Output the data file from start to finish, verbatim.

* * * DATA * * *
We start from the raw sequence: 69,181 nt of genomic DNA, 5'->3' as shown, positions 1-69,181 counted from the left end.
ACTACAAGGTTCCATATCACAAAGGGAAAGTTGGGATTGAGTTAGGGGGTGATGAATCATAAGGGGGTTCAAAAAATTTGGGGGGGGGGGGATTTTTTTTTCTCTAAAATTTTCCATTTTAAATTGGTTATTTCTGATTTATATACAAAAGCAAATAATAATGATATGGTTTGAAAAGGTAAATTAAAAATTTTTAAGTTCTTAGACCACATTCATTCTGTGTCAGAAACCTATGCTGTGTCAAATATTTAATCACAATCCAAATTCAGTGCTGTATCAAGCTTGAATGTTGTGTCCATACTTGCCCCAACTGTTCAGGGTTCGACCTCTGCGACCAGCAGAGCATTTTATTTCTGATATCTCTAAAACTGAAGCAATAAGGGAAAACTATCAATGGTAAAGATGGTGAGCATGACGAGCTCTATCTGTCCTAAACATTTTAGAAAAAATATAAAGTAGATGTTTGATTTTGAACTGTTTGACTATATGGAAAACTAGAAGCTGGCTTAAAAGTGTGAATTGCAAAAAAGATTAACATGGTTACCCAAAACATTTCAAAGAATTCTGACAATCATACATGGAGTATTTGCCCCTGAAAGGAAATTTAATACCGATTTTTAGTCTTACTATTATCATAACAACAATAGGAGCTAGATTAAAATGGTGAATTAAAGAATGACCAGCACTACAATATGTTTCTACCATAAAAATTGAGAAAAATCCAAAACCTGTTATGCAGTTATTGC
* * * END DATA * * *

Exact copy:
We start from the raw sequence: 69,181 nt of genomic DNA, 5'->3' as shown, positions 1-69,181 counted from the left end.
ACTACAAGGTTCCATATCACAAAGGGAAAGTTGGGATTGAGTTAGGGGGTGATGAATCATAAGGGGGTTCAAAAAATTTGGGGGGGGGGGGATTTTTTTTTCTCTAAAATTTTCCATTTTAAATTGGTTATTTCTGATTTATATACAAAAGCAAATAATAATGATATGGTTTGAAAAGGTAAATTAAAAATTTTTAAGTTCTTAGACCACATTCATTCTGTGTCAGAAACCTATGCTGTGTCAAATATTTAATCACAATCCAAATTCAGTGCTGTATCAAGCTTGAATGTTGTGTCCATACTTGCCCCAACTGTTCAGGGTTCGACCTCTGCGACCAGCAGAGCATTTTATTTCTGATATCTCTAAAACTGAAGCAATAAGGGAAAACTATCAATGGTAAAGATGGTGAGCATGACGAGCTCTATCTGTCCTAAACATTTTAGAAAAAATATAAAGTAGATGTTTGATTTTGAACTGTTTGACTATATGGAAAACTAGAAGCTGGCTTAAAAGTGTGAATTGCAAAAAAGATTAACATGGTTACCCAAAACATTTCAAAGAATTCTGACAATCATACATGGAGTATTTGCCCCTGAAAGGAAATTTAATACCGATTTTTAGTCTTACTATTATCATAACAACAATAGGAGCTAGATTAAAATGGTGAATTAAAGAATGACCAGCACTACAATATGTTTCTACCATAAAAATTGAGAAAAATCCAAAACCTGTTATGCAGTTATTGC